What bills from the 2017 session will Nathan Deal sign into law

The 40-day legislative session came crashing to a halt early Friday, and state lawmakers who spent the last three months hashing out hundreds of measures now await Gov. Nathan Deal’s decisions on their priorities.

Friday marks the start of a 40-day period to sign measures into law or veto them. And Deal has shown he’s not afraid to wield the red pen. He nixed the two most consequential bills of last year’s session: A “campus carry” measure and a “religious liberty” bill.

Both those ideas were back this session, in various forms, and at the center of last-minute fights in the General Assembly.

So were a range of other high-profile measures that are already waiting on Deal’s desk. And he’s already signed a handful of other proposals, including a $24 billion midyear spending plan and a three-year extension of a hospital provider fee to shore up Medicaid funding.

Here’s an early rundown of where some of the biggest bills stand:

Campus carry

Lawmakers have tried for years to allow people with special weapons permits to carry concealed weapons on most parts of public colleges, and last year they sent a bill to his desk that would do just that. But lawmakers defied his personal request for changes that would make exceptions to the expansion, and he issued a forceful veto of the measure. Lawmakers agreed to a late compromise that acceded to the carve-outs Deal demanded last year.

What Deal has said: The governor has kept the door open to the measure this year, as long as it includes some of the changes he wants.  “We’re receptive to continuing to talk with them, and hopefully they’re receptive to making some additional changes,” he said earlier this month. “Perhaps. But whether they do or don’t, that’s their decision.”

Status: Deal has not said whether he will sign it, but lawmakers worked with his office on the measure and it met all his demands. Our bet is he will sign it.

Failing schools initiative

After the resounding defeat of the governor’s Opportunity School District plan, lawmakers quickly developed a “plan B” that would give the state new powers to intervene in struggling schools. While not as far reaching as Deal’s failed constitutional amendment, the “First Priority Act” would create a chief turnaround officer with authority to appoint “coaches” to help schools improve. Those that don’t after three years could be turned over to private managers.

What Deal has said: The governor made the failing schools initiative the cornerstone of his second term, and he has said the measure was his stop priority this legislative session. Although he played a behind-the-scenes role, he largely let House and Senate lawmakers take the lead on the plan.

Status: Deal has said he will sign it.

Medical marijuana

Georgia lawmakers struck a compromise that would expand the state’s medical marijuana program by making six new conditions eligible for treatment with a limited form of cannabis oil: Alzheimer’s disease, AIDS, autism, epidermolysis bullosa, peripheral neuropathy and Tourette’s syndrome. Patients in hospice care also could possess the oil.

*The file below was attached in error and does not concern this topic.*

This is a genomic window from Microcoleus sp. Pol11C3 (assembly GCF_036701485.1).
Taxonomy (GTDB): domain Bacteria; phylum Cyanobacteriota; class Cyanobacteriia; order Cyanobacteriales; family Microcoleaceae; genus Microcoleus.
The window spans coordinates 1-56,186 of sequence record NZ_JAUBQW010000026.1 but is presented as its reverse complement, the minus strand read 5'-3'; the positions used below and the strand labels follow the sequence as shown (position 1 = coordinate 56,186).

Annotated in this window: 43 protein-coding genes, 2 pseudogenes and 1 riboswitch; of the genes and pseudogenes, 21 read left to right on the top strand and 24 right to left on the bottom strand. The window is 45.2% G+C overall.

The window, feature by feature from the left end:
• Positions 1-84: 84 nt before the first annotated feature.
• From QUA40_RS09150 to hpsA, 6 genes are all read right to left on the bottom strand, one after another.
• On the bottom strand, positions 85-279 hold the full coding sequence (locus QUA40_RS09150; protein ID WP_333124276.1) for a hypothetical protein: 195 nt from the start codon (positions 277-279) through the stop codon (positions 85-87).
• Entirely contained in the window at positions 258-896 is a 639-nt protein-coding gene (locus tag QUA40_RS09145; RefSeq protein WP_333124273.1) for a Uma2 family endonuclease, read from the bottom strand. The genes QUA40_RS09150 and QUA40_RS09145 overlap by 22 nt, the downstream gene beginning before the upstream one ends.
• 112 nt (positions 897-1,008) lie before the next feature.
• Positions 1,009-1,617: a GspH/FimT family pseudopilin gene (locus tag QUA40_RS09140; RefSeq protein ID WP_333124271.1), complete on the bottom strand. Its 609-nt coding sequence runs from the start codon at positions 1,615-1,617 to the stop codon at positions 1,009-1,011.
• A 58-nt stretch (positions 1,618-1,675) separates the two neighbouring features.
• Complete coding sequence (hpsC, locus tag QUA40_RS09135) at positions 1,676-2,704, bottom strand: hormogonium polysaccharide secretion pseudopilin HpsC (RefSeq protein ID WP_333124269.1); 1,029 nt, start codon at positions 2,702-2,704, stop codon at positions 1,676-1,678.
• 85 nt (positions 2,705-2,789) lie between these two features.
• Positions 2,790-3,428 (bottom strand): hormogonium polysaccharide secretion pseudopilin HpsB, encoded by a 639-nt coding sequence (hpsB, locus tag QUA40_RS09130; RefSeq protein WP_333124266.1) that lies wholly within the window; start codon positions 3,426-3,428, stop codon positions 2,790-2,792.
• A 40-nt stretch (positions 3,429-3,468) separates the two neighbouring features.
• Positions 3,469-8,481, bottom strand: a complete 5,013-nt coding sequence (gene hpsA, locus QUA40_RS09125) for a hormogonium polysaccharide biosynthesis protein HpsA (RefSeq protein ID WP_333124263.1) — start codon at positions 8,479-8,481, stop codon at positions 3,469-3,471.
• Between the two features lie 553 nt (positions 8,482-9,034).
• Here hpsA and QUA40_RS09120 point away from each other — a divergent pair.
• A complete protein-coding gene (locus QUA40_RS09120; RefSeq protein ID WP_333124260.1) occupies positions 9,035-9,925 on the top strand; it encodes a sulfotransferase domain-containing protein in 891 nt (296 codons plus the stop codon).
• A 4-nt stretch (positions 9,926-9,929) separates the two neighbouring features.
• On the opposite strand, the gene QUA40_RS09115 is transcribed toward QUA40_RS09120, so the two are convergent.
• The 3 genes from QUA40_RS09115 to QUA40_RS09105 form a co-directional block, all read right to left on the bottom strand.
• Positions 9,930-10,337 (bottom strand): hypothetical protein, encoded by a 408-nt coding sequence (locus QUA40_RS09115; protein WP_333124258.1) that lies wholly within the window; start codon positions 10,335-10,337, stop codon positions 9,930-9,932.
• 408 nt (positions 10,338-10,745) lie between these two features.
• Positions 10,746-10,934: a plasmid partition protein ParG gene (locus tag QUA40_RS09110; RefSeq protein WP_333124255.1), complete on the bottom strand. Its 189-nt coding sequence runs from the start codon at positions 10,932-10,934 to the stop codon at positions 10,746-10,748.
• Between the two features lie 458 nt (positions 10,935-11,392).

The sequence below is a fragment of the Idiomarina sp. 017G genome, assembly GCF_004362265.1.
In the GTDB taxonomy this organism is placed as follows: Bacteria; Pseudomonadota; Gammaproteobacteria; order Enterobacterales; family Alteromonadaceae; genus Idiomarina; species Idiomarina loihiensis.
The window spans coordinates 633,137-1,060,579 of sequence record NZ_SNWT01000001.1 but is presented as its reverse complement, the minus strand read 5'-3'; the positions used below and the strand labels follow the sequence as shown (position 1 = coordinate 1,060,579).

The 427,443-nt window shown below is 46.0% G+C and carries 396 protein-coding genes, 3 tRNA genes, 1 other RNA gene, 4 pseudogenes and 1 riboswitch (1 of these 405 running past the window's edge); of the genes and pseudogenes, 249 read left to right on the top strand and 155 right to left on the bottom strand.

What Deal has said: The governor has long been skeptical of changes that would legalize the in-state growing and manufacturing of cannabis oil, but he has warmed to a limited expansion of the program to cover more illnesses.

Status: Deal seems likely to sign it.

Sanctuary campus

Shortly after Donald Trump’s election, House conservatives introduced a proposal that would ban private colleges that don’t cooperate with federal immigration policies from getting state funding for research and scholarships. There are none of these so-called “sanctuary campuses” in Georgia, although two universities flirted with the idea.

What Deal has said: The governor has said very little publicly about this measure, which is popular with the party’s conservative base.

Status: Your guess is as good as mine, but our hunch is he’ll sign it.

Here are two other scuttled measures that would have posed problems for the governor:


Georgia lawmakers have been working for years on a move to modernize the state’s decades-old adoption laws, and Deal and House lawmakers were pleased with a measure sponsored by state Rep. Bert Reeves. But a late push to inject a “religious liberty” element to the bill that would allow some private agencies to refuse to place children with same-sex couples has put in jeopardy.

What Deal has said: He has repeatedly said he wants a “clean” adoption bill without the religious liberty addition, and has threatened to veto the measure if not.

Status: The House and Senate couldn't forge a deal over the measure, and it failed in the final minutes of the session.


The House and Senate failed to negotiate a truce over legislation backed by the Senate that would provide a $200 million income tax cut – mostly to wealthier residents – and could force e-retailers to collect sales taxes on what they sell.

What Deal has said: The governor has warned lawmakers to defy the “temptation” of broad tax increases that could jeopardize the state’s fiscal health. “Sometimes, it is easier to make hard decisions in bad times than it is in good times,” he said. “In good times you’re susceptible to making bad decisions.”

Status: Advocates will have to wait until next year.

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About the Author

Greg Bluestein
Greg Bluestein
Greg Bluestein is a political reporter who covers the governor's office and state politics for The Atlanta Journal-Constitution.